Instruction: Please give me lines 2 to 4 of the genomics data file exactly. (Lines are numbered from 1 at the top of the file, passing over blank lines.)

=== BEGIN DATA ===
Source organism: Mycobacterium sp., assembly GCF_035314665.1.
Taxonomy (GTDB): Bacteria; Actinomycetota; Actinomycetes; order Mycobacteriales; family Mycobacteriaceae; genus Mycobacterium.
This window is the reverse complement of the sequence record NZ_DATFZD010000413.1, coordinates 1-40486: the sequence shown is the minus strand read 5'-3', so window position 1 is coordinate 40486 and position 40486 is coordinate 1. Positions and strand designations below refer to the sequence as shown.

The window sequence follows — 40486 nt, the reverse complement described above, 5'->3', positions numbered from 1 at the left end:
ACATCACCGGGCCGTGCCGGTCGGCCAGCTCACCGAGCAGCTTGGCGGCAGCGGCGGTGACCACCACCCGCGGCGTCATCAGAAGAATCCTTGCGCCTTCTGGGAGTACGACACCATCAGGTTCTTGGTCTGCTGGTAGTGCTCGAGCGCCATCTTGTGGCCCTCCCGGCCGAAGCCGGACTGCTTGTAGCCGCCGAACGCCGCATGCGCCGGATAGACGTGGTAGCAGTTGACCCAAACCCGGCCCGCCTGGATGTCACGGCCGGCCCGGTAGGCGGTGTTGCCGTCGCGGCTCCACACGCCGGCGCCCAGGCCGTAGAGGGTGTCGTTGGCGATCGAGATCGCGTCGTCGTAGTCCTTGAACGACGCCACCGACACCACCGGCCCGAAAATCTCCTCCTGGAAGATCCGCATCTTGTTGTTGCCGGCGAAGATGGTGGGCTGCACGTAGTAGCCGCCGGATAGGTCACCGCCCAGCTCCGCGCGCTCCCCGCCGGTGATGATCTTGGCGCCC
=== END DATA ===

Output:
Taxonomy (GTDB): Bacteria; Actinomycetota; Actinomycetes; order Mycobacteriales; family Mycobacteriaceae; genus Mycobacterium.
This window is the reverse complement of the sequence record NZ_DATFZD010000413.1, coordinates 1-40486: the sequence shown is the minus strand read 5'-3', so window position 1 is coordinate 40486 and position 40486 is coordinate 1. Positions and strand designations below refer to the sequence as shown.

The window sequence follows — 40486 nt, the reverse complement described above, 5'->3', positions numbered from 1 at the left end: